Quick Roundup: New Releases

5 of the most notable recent releases:

FLAMING LIPS With a Little Help From My Fwends [Warner Bros]
After their irreverent 2009 tribute to The Dark Side of the Moon, and King Crimson's debut masterpiece In the Court of the Crimson King three years later, it’s no surprise the Lips chose to tackle Sgt. Pepper's Lonely Hearts Club Band and give the iconic Beatles classic an acid fried, psychedelic makeover. Truth be told, we were expecting an unmitigated disaster. And after listening to the first couple of tracks our suspicions were close to being confirmed. However, With a Little Help From My Fwends does have its moments (“Fixing a Hole”, “She’s Living Home”, “A Day in the Life”), although it gets points more for the concept than the execution.

FOO FIGHTERS Sonic Highways [Roswell/RCA]
The soundtrack to the Foos' travelogue/tribute to eight different U.S. cities bears very little influence of the locales where the songs were recorded: putting aside certain snatches of lyrics that allude to their geographical inspiration, Sonic Highways is in effect another set of the band's patented 21st century arena rock. If latter day FF fare is your cup of tea, drink up; if not you won't be otherwise won over with this batch of tunes.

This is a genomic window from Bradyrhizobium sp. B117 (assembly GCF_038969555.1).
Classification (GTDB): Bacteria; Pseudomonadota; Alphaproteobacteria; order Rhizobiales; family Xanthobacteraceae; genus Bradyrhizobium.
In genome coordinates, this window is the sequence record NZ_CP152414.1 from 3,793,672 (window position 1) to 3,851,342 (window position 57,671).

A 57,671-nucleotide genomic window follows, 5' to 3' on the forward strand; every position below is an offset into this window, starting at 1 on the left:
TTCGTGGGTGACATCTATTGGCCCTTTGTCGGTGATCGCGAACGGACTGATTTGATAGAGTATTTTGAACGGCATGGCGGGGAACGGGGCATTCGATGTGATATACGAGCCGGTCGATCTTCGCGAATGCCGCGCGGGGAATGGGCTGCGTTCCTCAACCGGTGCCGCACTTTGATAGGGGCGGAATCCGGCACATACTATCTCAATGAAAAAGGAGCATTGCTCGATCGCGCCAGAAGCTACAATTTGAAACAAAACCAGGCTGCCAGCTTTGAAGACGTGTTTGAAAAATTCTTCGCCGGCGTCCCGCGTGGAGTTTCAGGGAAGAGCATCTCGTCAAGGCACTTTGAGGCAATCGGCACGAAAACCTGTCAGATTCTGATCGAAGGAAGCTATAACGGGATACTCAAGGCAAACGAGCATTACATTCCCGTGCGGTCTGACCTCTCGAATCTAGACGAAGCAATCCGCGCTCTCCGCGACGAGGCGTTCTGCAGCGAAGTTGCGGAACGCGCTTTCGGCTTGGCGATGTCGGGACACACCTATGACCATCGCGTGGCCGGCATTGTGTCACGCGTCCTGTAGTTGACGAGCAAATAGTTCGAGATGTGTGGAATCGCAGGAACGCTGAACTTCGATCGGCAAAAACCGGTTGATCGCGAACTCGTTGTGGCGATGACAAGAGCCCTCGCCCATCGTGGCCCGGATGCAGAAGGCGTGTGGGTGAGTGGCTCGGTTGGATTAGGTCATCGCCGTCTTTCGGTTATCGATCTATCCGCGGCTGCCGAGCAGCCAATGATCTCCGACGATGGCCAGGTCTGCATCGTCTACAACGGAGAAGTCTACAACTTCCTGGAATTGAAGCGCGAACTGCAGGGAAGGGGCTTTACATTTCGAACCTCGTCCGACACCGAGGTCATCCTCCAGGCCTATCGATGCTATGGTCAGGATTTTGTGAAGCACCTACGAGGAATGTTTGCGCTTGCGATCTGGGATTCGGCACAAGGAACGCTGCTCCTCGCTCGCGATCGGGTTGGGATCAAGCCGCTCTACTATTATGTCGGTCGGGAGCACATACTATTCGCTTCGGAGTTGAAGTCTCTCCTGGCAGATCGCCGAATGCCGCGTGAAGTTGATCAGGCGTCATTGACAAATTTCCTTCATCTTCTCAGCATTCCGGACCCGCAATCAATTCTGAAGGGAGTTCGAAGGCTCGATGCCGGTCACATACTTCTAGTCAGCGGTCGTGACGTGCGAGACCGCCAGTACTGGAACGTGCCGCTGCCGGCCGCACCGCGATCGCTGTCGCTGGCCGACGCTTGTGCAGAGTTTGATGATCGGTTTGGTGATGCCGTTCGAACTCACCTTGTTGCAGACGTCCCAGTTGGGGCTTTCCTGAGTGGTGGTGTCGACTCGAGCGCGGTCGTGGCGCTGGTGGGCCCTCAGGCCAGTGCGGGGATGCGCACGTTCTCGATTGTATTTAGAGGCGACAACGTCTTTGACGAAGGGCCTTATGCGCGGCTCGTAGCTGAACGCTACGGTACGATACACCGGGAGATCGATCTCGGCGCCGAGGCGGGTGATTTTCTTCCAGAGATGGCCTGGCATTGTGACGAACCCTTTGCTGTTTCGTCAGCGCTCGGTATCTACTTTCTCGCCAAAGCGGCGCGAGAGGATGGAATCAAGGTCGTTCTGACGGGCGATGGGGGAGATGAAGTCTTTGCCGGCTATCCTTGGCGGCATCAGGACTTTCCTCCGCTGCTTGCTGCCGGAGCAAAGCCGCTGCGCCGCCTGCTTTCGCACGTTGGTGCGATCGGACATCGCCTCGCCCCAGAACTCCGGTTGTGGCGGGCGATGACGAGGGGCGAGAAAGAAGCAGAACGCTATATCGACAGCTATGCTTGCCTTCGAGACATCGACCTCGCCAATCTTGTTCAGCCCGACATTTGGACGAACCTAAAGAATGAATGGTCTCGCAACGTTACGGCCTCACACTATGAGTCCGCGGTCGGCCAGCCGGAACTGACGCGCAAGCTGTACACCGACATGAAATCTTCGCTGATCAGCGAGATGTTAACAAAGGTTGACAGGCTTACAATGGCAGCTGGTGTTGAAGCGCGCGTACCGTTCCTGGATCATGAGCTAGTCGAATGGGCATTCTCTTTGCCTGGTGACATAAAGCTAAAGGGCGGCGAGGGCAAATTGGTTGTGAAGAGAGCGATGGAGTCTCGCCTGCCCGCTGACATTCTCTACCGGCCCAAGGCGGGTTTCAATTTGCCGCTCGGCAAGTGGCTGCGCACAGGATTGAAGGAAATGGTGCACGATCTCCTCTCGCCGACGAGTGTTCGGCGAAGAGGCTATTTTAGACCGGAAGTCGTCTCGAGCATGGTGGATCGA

PINK FLOYD The Endless River [Columbia]
The release of what was originally purported to be a series of leftover tracks from Pink Floyd's late '80s/early '90s Roger Waters-less incarnation (to see the light of day as a tribute to late keyboardist Richard Wright), was not the most promising of announcements. But the mostly instrumental Endless River is a pleasant surprise, often reminiscent of '70s Floyd classics Meddle and Wish You Were Here. If this is truly the end of the line for the band—and there seems to be every indication of that to be the case—it's not a bad way to go.

The most common reference point being used to compare this unlikely collaboration is the Lou Reed and Metallica disc Lulu. Think weirder. And heavier. Yup.

NEIL YOUNG Storytone [Reprise]
On Storytone, Young gives his fans a 2-for-1 with a literal solo album on which he accompanies himself on acoustic and electric guitar, piano, and even ukelele, coupled with a rock band/big band/orchestrated version of the same, in which he’s backed by those respective groupings. The solo album has its highlights (“Glimmer”, “Tumbleweeds”, “I’m Glad I Found You”, “When I Watch You Sleeping”, “All Those Dreams”), and while the bonus big band and orchestrated renditions don’t all necessarily work, they do offer an interesting glimpse of Young in a different setting.